According to an article published by CNN, dated September 28, 2016, on April 6, a baby was born with DNA from three people by using a new technique called “spindle nuclear transfer.” A team of doctors from New York went to Mexico to conduct the procedure since the Food and Drug Administration has not approved spindle nuclear transfer in the United States. Some are saying that this baby is the first to be born through this procedure, but critics state that the procedure produced children in the “1990s/early 2000s before the FDA” began to regulate it.
From Cnn.com, “Controversial 3-parent baby technique produces a boy”
Excerpt from article:
While in the past, the procedure was used to help women conceive and give birth to healthy babies in cases of infertility, the new version was created to tackle a specific problem: mitochondrial mutations.
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In an article dated September 22, 2016, it was revealed that a Swedish scientist has become the first known researcher to begin attempts to modify genes in healthy human embryos—a practice which has been, and for many still is, considered “taboo.” Critics are concerned that people will begin to use such technology to create “designer” babies, or that such research could unintentionally create a new genetic disease; however, the scientist involved says he plans to use the embryos for no more than 14 days, in which time he may be able to discover new ways to treat infertility, prevent miscarriages, and use stem cells to treat various diseases.
From NPR.org, “Breaking Taboo, Swedish Scientist Seeks to Edit DNA of Healthy Human Embryos”
Excerpt from article:
“Lanner is planning to methodically knock out a series of genes that he has identified through previous work as being crucial to normal embryonic development. He hopes that will help him learn more about what the genes do and which ones cause infertility.”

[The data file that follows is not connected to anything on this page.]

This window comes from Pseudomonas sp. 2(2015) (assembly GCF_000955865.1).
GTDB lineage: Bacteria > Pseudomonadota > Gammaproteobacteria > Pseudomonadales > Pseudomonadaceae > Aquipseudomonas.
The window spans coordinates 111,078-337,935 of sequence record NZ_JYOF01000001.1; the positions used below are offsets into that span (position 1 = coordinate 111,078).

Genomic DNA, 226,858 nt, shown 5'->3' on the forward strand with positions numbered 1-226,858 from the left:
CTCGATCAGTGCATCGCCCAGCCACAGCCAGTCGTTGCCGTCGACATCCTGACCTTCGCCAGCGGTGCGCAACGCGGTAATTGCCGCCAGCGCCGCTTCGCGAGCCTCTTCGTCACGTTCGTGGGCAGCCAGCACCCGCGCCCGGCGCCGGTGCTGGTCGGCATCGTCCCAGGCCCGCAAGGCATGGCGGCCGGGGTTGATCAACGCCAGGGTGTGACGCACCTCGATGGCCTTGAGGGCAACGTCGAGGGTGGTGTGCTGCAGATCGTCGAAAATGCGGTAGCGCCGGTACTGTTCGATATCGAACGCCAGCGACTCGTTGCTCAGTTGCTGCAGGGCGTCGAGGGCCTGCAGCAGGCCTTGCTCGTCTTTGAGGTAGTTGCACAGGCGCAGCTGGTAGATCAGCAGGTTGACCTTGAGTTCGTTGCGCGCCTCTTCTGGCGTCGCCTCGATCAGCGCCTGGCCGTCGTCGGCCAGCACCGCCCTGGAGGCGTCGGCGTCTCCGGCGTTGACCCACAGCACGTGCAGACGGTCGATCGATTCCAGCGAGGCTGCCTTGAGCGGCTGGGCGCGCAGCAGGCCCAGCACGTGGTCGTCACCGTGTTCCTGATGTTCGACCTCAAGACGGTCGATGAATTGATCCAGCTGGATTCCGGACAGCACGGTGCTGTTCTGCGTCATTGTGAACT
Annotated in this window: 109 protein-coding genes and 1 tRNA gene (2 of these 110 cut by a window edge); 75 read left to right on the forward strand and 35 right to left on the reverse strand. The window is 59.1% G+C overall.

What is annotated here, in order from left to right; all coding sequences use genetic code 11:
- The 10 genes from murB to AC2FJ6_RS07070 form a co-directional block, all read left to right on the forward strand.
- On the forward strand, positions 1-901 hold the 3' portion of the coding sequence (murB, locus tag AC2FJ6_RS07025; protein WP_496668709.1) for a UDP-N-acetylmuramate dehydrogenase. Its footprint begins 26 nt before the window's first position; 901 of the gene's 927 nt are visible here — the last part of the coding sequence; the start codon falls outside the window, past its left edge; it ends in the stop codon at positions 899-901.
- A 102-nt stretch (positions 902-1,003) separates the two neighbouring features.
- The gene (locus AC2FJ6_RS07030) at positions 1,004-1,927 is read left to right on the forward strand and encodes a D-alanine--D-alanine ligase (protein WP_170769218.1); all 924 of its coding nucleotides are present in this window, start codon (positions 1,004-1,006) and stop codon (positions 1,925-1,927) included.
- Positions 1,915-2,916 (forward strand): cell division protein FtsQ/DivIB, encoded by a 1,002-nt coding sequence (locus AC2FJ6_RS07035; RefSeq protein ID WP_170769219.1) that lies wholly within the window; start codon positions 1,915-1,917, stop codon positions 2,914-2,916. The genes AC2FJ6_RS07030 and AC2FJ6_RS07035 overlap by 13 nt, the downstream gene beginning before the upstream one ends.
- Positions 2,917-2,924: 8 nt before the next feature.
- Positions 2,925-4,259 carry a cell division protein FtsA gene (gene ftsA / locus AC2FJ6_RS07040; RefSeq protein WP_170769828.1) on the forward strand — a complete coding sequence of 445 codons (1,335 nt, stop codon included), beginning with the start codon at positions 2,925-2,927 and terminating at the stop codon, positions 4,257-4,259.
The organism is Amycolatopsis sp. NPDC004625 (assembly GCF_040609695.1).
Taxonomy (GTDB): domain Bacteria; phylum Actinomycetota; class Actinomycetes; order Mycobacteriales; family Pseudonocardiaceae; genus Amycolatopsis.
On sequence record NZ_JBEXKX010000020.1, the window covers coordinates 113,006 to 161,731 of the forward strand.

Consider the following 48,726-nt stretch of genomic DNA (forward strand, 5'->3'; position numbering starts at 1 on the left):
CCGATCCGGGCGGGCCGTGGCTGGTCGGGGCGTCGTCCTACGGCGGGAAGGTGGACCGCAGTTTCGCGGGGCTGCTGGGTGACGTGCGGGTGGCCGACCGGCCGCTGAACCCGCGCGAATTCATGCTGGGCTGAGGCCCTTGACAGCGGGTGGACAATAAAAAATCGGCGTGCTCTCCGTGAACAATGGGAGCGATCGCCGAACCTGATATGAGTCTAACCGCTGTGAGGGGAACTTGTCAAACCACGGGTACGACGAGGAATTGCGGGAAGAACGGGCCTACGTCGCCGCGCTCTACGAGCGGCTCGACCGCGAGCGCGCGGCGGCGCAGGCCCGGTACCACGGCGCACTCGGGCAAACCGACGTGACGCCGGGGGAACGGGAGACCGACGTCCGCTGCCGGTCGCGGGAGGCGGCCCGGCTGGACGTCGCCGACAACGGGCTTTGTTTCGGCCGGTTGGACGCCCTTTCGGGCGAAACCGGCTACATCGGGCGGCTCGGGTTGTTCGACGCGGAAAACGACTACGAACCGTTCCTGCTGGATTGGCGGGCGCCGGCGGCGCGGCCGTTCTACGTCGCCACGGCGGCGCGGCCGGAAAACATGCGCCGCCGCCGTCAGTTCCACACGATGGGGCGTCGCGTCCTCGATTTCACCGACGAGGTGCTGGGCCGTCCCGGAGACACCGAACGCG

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The number of fatal car crashes involving marijuana use doubled in the state of Washington after the use of recreational marijuana was legalized. One of the difficulties the state has encountered in preventing such crashes is determining per se limits for the amount of marijuana drivers can have in their systems. Unlike alcohol impairment, which is defined by a blood alcohol content (BAC) level of .08 or higher, marijuana impairment is difficult to quantify. There is no reliable data showing that drivers become impaired at a specific level of marijuana content. Frequent users of marijuana, for example, may maintain higher levels of the drug for a longer period of time then occasional users. Thus, depending on the individual, drivers with relatively high levels of marijuana in their system might not be impaired, while others with low levels may be unsafe behind the wheel. While there is no clear indication that a certain level of THC definitively increases the risk of car crashes, some states have implemented per se limits ranging from 1 ng/mL of THC to 5 ng/mL.
The AAA Foundation for Traffic Safety, however, is urging states to implement more comprehensive enforcement measures to improve road safety. It suggests that, rather than relying on arbitrary legal limits, states should use a two-component system that requires (1) a positive test for recent marijuana use and, more importantly, (2) behavioral and physiological evidence of driving impairment. Marshall Doney, AAA’s President and CEO explained: “States need consistent, strong and fair enforcement measures to ensure that the increased use of marijuana does not impact road safety.” But to maximize road safety, all motorists are advised to avoid driving while impaired regardless of whether the use of marijuana is legal in their state.